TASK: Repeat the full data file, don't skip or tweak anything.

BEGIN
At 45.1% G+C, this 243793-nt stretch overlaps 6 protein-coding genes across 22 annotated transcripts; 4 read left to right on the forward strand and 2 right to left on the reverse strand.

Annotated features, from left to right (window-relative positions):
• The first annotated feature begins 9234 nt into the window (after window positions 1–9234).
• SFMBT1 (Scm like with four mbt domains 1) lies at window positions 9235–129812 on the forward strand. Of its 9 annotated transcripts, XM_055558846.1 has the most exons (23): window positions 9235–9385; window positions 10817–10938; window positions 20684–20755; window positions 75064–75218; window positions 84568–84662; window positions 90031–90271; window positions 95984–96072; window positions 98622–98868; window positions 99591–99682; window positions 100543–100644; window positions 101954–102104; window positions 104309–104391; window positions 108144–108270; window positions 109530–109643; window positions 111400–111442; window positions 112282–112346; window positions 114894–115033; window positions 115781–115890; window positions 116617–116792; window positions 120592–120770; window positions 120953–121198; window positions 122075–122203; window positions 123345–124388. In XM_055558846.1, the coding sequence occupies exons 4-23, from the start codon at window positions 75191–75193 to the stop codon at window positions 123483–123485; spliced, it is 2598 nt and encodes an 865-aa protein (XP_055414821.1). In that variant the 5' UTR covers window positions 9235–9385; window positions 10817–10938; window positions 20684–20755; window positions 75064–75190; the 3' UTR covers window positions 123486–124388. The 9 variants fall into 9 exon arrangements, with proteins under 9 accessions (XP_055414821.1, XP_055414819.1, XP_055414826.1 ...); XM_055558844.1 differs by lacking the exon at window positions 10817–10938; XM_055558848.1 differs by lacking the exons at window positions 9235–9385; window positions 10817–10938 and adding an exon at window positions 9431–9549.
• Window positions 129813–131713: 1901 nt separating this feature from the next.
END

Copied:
At 45.1% G+C, this 243793-nt stretch overlaps 6 protein-coding genes across 22 annotated transcripts; 4 read left to right on the forward strand and 2 right to left on the reverse strand.

Annotated features, from left to right (window-relative positions):
• The first annotated feature begins 9234 nt into the window (after window positions 1–9234).
• SFMBT1 (Scm like with four mbt domains 1) lies at window positions 9235–129812 on the forward strand. Of its 9 annotated transcripts, XM_055558846.1 has the most exons (23): window positions 9235–9385; window positions 10817–10938; window positions 20684–20755; window positions 75064–75218; window positions 84568–84662; window positions 90031–90271; window positions 95984–96072; window positions 98622–98868; window positions 99591–99682; window positions 100543–100644; window positions 101954–102104; window positions 104309–104391; window positions 108144–108270; window positions 109530–109643; window positions 111400–111442; window positions 112282–112346; window positions 114894–115033; window positions 115781–115890; window positions 116617–116792; window positions 120592–120770; window positions 120953–121198; window positions 122075–122203; window positions 123345–124388. In XM_055558846.1, the coding sequence occupies exons 4-23, from the start codon at window positions 75191–75193 to the stop codon at window positions 123483–123485; spliced, it is 2598 nt and encodes an 865-aa protein (XP_055414821.1). In that variant the 5' UTR covers window positions 9235–9385; window positions 10817–10938; window positions 20684–20755; window positions 75064–75190; the 3' UTR covers window positions 123486–124388. The 9 variants fall into 9 exon arrangements, with proteins under 9 accessions (XP_055414821.1, XP_055414819.1, XP_055414826.1 ...); XM_055558844.1 differs by lacking the exon at window positions 10817–10938; XM_055558848.1 differs by lacking the exons at window positions 9235–9385; window positions 10817–10938 and adding an exon at window positions 9431–9549.
• Window positions 129813–131713: 1901 nt separating this feature from the next.